California punk has a very distinctive sound — whether it be the skate punk, pop punk, or hardcore punk, you can tell it is a California band. Christ’s Sake is no different, embodying its fast roots (like “By His Blood”) or surf-pop song (like “You Are”). This band is undoubtedly West Coast. Thematically, it doesn’t stay away from much, taking on judgmental Christians, sex trafficking, addiction, while still singing of God’s love and skateboarding. It’s an odd-yet-flawless flow, with in-your-face lyrics backed by some great punk music and solid guitar solos. (I could have done without the ballad, “What Have I Done.”) This record makes me want to dance around in one song and then slam dance in the next. Despite low production quality, I want to listen to this again and again. It’s got that intangible something that draws you back for another listen.
My Epic's last full-length album came out in 2013; despite a number of EPs along the way, the band's dedication to their craft, lyrical approach, and unyielding approach to let the music come naturally has made them critical darlings. Now, they're learning to interact and feed a rabid fanbase in between albums and in a new normal.Full Feature More from My Epic
The trio of Comrades – husband and wife Joe and Laura McElroy alongside drummer John Gaskil – is used to living in a van and touring the country. Now, their new normal has provided them with a moment to "be adults" for once. We recently sat down with the McElroys to talk more about the spiritual reality within life, how soon they'll be able to release new music, and how koalas are their new normal.Full Feature More from Comrades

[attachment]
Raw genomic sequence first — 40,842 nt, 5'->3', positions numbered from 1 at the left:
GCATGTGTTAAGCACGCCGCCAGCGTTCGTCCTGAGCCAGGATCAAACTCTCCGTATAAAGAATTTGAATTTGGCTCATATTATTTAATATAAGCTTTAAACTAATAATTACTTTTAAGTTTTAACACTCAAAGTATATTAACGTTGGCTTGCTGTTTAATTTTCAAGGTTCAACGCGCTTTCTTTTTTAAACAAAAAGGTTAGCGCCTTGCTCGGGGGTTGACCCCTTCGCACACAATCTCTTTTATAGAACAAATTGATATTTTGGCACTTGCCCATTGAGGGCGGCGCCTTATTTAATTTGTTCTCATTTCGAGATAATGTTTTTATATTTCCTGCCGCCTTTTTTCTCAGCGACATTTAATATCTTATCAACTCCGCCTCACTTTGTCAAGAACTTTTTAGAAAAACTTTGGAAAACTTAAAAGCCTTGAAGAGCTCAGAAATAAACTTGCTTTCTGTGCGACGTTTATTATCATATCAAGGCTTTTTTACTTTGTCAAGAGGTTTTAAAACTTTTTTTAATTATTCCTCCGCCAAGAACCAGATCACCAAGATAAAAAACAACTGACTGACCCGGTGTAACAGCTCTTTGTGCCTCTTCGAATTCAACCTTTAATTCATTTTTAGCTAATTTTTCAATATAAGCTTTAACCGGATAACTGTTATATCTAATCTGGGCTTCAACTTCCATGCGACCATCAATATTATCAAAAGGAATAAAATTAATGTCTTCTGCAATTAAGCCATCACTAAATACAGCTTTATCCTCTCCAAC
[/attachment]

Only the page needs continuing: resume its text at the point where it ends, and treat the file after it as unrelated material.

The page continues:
Idle Threat's latest EP, 'Nothing is Broken for Good,' paints a serendipitous picture of what comes from hope in the future: 'The record is definitely about loss and hope through that loss.'Full Feature More from Idle Threat
In 1985, Doug Van Pelt photocopied a letter-sized sheets of paper, bound them together, and handed them out in person on the campus of the University of Texas at Austin. It's all digital now, but, along the way, Van Pelt stirred up quite a few waves, played some seriously heavy music, and made a few friends along the way. Here: A quick look back at the magazine's 35-year history with Van Pelt and new owner, David Stagg.Full Feature More from HM Magazine